Representing the tradition are Bobby Wellins' longtime bassist Adrian Kendon and piano master John Donaldson, who brings his tribute to Bheki Mseleku to Sunday's line-up, alongside Terry Pack's epically outsized Trees Big Band and George Trebar's cinematic Nighthawks project. New Generation are also presenting Friday's roster on the Arena stage – among them, local supertrio Howes3, crossover stars Jam Experiment and Tru Thoughts signed Afrofunksters Lakuta (above centre). Add in blues from King Size Slim, New Orleans joy from The Old Jelly Rollers, classic swing vocals from Sara Oschlag, big band vibes from Seven, Kaiyote-style nu-soul from Pocket Dragon, the Neon Saints marching band, and NY-based piano prodigy Dave Drake, and you've got a weekend of musical delights waiting to be discovered.

 

Shobaleader One take drum’n’bass to the dark side (Jazzwise Magazine)

The Concorde

May 2017

Four figures take to the stage of The Concorde in Brighton, masked and robed like Kendo warriors – the leader slings a mighty matt-black bass over his shoulder and the band smash unhesitatingly into the mutated cop-chase funk of 'Cooper's World'. At the first beat, the masks light up in flashing multi-coloured LED displays that alter with every note they play, chasing across their faces like the console of a 1970s movie spacecraft.

This tour is the second outing for Squarepusher's Shobaleader One and his colleagues Strobe Nazard, Arg Nution and Company Laser with their live interpretations of Squarepusher's studio classics, and it's immediately apparent that this time they are determined to push the awesomeness quotient to the limit. There's so many effects on everything that it's sometimes hard to tell who's playing what – a relentless assault of slap bass and skittering drum breaks, like Level 42 gone over to the 'dark side', sitting beneath howling storms of ring-modulated noise from guitar and keys. Deliberately woozy tempo shifts even suggest the technical chug of death metal, and indicate the levels of musical skill and precision at work behind the sci-fi aliases – the anonymous masked jazzers are among the country's finest progressive players, and the 'Pusher himself is a phenomenal high-velocity bassist as well as being a cult hero to the crowd of frantically moshing drum'n'bass fans.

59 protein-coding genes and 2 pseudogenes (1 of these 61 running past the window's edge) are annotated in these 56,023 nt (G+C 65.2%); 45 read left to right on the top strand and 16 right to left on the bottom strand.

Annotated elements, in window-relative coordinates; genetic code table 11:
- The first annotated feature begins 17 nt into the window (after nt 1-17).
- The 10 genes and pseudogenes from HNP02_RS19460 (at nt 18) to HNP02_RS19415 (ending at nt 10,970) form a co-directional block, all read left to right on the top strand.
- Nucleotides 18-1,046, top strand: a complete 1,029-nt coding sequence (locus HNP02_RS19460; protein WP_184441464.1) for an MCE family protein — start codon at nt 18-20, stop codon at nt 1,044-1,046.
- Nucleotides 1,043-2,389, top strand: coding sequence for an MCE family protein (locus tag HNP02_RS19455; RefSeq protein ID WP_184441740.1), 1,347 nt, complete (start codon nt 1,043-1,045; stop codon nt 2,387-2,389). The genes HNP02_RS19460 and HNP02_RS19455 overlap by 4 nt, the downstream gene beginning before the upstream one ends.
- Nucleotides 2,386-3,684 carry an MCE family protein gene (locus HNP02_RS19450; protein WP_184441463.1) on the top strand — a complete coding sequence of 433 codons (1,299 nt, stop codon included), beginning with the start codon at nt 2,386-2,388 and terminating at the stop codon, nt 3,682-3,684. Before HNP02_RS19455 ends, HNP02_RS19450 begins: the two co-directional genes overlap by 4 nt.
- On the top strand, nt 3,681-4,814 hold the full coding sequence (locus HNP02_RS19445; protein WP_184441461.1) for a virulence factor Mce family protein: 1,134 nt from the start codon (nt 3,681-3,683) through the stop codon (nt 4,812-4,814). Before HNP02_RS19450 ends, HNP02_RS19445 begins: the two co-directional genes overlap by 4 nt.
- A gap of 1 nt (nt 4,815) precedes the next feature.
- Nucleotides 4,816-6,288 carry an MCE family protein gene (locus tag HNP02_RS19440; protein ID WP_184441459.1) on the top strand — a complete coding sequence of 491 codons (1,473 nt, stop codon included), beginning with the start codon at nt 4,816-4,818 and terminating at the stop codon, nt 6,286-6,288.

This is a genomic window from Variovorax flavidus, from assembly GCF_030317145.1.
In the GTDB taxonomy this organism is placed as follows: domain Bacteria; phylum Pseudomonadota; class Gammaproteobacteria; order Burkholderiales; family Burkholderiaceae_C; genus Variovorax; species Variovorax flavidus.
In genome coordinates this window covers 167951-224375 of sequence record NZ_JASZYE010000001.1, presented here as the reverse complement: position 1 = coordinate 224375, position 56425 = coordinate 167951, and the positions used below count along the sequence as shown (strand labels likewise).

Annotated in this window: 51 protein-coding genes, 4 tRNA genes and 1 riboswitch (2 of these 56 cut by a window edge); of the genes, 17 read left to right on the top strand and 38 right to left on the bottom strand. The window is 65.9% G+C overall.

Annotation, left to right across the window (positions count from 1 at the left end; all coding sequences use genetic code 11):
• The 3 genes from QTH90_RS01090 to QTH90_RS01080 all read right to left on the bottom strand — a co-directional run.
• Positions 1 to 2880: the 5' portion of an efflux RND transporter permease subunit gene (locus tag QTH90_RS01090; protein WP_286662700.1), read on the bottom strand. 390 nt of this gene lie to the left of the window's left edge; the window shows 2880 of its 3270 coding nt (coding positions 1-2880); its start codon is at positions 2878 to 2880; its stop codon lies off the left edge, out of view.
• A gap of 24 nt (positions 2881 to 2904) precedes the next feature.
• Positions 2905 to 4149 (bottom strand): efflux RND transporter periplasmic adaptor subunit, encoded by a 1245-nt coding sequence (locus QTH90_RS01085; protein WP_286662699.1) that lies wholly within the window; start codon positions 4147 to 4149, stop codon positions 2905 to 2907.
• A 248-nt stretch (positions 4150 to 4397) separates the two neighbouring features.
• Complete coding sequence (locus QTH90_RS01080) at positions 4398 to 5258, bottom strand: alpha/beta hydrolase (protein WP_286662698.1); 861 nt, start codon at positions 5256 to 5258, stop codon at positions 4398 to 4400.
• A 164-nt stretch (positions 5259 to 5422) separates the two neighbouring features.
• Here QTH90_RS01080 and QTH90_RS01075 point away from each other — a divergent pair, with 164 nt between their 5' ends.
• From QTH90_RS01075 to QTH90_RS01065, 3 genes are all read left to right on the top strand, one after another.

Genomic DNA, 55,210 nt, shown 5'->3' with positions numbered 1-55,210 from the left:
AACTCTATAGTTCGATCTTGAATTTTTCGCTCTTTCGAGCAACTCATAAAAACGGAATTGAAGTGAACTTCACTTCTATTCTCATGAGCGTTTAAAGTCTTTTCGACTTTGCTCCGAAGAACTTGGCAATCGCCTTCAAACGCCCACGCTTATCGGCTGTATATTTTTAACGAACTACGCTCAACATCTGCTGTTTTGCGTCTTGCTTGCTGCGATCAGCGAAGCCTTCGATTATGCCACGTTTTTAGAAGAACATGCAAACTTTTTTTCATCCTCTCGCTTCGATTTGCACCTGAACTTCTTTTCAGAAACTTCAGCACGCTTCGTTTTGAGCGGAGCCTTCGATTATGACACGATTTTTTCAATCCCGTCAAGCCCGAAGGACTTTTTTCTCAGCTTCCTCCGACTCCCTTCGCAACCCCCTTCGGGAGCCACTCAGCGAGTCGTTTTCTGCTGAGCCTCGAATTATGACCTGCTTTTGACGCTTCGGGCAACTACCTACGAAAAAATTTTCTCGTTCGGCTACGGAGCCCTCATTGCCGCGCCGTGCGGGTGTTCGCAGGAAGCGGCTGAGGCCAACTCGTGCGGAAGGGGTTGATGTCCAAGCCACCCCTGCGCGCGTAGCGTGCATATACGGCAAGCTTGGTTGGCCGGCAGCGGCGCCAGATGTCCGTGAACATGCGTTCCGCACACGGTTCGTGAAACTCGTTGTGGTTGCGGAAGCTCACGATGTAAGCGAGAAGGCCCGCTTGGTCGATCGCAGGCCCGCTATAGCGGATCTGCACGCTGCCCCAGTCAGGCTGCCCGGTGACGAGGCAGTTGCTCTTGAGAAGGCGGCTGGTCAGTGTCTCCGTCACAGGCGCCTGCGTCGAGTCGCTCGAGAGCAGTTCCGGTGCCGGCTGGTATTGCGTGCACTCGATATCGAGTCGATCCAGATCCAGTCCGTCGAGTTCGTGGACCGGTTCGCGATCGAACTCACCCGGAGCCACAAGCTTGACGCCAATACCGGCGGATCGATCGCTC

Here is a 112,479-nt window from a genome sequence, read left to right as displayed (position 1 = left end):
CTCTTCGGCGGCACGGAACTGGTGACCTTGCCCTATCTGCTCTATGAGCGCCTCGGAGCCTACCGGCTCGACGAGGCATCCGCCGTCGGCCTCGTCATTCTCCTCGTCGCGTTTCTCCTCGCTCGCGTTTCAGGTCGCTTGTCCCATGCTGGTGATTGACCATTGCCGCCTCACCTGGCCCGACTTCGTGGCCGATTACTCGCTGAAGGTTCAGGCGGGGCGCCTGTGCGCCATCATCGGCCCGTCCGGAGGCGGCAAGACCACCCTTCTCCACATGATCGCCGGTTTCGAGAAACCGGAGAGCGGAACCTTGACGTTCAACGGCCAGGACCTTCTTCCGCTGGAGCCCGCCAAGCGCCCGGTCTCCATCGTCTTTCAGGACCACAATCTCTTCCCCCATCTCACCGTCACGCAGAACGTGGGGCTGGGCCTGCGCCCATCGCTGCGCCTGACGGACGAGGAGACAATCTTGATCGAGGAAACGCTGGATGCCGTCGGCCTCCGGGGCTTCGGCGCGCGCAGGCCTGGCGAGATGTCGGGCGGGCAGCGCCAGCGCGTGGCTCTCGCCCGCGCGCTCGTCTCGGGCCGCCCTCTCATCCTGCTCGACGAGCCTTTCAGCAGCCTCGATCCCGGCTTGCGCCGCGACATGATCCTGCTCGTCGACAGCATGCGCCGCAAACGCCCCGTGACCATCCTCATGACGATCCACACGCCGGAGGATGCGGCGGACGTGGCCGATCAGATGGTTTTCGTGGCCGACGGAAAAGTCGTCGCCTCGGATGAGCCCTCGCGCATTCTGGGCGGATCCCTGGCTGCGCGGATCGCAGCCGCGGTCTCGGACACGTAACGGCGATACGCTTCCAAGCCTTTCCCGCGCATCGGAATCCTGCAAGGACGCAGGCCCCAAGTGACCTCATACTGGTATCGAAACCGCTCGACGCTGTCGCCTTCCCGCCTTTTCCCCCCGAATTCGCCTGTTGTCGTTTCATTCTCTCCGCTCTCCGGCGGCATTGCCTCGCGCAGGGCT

There's a risk that music this intense will suffer from diminishing returns over a 90-minute set but Laser's incredible energy pushes things along, always managing to take it even higher on surge after surge of pounding drums. Technical problems send a hapless roadie scurrying to the rescue with spare bass amps, but the band rise to the occasion and ride it out, leaving the audience dazed, deaf and ecstatically happy.

 
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Alina Bzhezhinska Quartet

The Verdict

Friday 17th March 2017

The harp has a very marginal history as a jazz instrument, barely even appearing in the ‘miscellaneous instruments’ category in the self-appointed arbiters that are magazine polls. However, it does possess at least one major voice, and one that’s closely linked into the very heart of the tradition; Alice McCleod, otherwise known as Alice Coltrane, released a handful of albums after her husband’s death that placed her unique harp playing at the centre of an idiosyncratic, spiritually charged and highly accessible take on modal jazz. While the cosmic trappings of the presentation of such albums as ‘World Galaxy’ and ‘Universal Consciousness’ may place them very firmly in the context of 1970s Californian counter-culture, the music within has an unflinching directness and powerful emotional intensity that transcends genre, and there’s been a revival of interest that’s seen Alice Coltrane’s work grow in popularity and influence, both within the jazz world from artists such as Matthew Halsall, and far beyond to encompass tributes from such artistically disparate fans as Paul Weller and her own grand-nephew, Flying Lotus.